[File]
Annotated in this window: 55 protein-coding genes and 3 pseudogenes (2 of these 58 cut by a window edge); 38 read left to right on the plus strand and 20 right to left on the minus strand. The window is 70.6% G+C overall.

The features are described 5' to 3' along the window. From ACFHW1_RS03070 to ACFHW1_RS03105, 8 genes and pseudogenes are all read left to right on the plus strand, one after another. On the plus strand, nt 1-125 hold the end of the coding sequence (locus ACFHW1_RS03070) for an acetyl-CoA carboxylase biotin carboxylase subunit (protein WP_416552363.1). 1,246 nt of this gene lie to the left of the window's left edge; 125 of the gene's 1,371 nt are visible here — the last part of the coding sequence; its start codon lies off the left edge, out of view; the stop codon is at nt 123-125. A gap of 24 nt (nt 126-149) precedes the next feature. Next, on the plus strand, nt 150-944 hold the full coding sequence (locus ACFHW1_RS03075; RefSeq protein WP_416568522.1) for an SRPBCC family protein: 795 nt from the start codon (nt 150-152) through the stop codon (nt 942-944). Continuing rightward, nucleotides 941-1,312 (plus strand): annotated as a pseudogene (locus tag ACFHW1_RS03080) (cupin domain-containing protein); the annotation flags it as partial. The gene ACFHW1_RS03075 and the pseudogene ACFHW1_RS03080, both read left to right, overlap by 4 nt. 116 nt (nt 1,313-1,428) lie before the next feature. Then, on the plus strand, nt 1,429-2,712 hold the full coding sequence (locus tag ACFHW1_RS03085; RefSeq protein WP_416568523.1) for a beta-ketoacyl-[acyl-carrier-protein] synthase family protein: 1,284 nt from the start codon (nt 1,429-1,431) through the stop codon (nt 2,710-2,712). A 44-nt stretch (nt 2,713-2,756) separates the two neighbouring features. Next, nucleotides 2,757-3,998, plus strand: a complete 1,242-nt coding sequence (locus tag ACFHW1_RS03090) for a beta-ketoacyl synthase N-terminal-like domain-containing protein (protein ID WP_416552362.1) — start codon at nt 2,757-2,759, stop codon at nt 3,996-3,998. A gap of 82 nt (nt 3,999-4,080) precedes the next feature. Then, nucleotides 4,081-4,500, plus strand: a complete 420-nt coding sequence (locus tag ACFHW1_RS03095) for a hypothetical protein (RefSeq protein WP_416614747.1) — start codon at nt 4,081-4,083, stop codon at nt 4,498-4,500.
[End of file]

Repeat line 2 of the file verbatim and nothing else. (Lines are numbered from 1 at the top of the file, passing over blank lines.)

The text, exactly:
The features are described 5' to 3' along the window. From ACFHW1_RS03070 to ACFHW1_RS03105, 8 genes and pseudogenes are all read left to right on the plus strand, one after another. On the plus strand, nt 1-125 hold the end of the coding sequence (locus ACFHW1_RS03070) for an acetyl-CoA carboxylase biotin carboxylase subunit (protein WP_416552363.1). 1,246 nt of this gene lie to the left of the window's left edge; 125 of the gene's 1,371 nt are visible here — the last part of the coding sequence; its start codon lies off the left edge, out of view; the stop codon is at nt 123-125. A gap of 24 nt (nt 126-149) precedes the next feature. Next, on the plus strand, nt 150-944 hold the full coding sequence (locus ACFHW1_RS03075; RefSeq protein WP_416568522.1) for an SRPBCC family protein: 795 nt from the start codon (nt 150-152) through the stop codon (nt 942-944). Continuing rightward, nucleotides 941-1,312 (plus strand): annotated as a pseudogene (locus tag ACFHW1_RS03080) (cupin domain-containing protein); the annotation flags it as partial. The gene ACFHW1_RS03075 and the pseudogene ACFHW1_RS03080, both read left to right, overlap by 4 nt. 116 nt (nt 1,313-1,428) lie before the next feature. Then, on the plus strand, nt 1,429-2,712 hold the full coding sequence (locus tag ACFHW1_RS03085; RefSeq protein WP_416568523.1) for a beta-ketoacyl-[acyl-carrier-protein] synthase family protein: 1,284 nt from the start codon (nt 1,429-1,431) through the stop codon (nt 2,710-2,712). A 44-nt stretch (nt 2,713-2,756) separates the two neighbouring features. Next, nucleotides 2,757-3,998, plus strand: a complete 1,242-nt coding sequence (locus tag ACFHW1_RS03090) for a beta-ketoacyl synthase N-terminal-like domain-containing protein (protein ID WP_416552362.1) — start codon at nt 2,757-2,759, stop codon at nt 3,996-3,998. A gap of 82 nt (nt 3,999-4,080) precedes the next feature. Then, nucleotides 4,081-4,500, plus strand: a complete 420-nt coding sequence (locus tag ACFHW1_RS03095) for a hypothetical protein (RefSeq protein WP_416614747.1) — start codon at nt 4,081-4,083, stop codon at nt 4,498-4,500.